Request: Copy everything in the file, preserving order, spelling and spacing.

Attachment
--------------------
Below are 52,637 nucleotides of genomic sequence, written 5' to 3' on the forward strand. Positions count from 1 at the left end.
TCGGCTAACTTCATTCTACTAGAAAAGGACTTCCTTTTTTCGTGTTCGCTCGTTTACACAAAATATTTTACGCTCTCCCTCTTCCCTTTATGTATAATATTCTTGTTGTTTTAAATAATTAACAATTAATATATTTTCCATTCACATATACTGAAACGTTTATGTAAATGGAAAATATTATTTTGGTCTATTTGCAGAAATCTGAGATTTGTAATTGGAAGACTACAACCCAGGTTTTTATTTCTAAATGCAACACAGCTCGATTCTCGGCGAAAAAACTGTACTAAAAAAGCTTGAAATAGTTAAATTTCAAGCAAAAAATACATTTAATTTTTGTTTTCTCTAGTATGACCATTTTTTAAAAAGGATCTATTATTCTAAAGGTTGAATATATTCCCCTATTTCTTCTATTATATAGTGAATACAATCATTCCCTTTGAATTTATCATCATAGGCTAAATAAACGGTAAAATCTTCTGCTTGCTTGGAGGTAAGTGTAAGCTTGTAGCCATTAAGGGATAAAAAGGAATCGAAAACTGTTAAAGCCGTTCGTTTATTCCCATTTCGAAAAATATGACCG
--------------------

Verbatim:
Below are 52,637 nucleotides of genomic sequence, written 5' to 3' on the forward strand. Positions count from 1 at the left end.
TCGGCTAACTTCATTCTACTAGAAAAGGACTTCCTTTTTTCGTGTTCGCTCGTTTACACAAAATATTTTACGCTCTCCCTCTTCCCTTTATGTATAATATTCTTGTTGTTTTAAATAATTAACAATTAATATATTTTCCATTCACATATACTGAAACGTTTATGTAAATGGAAAATATTATTTTGGTCTATTTGCAGAAATCTGAGATTTGTAATTGGAAGACTACAACCCAGGTTTTTATTTCTAAATGCAACACAGCTCGATTCTCGGCGAAAAAACTGTACTAAAAAAGCTTGAAATAGTTAAATTTCAAGCAAAAAATACATTTAATTTTTGTTTTCTCTAGTATGACCATTTTTTAAAAAGGATCTATTATTCTAAAGGTTGAATATATTCCCCTATTTCTTCTATTATATAGTGAATACAATCATTCCCTTTGAATTTATCATCATAGGCTAAATAAACGGTAAAATCTTCTGCTTGCTTGGAGGTAAGTGTAAGCTTGTAGCCATTAAGGGATAAAAAGGAATCGAAAACTGTTAAAGCCGTTCGTTTATTCCCATTTCGAAAAATATGACCG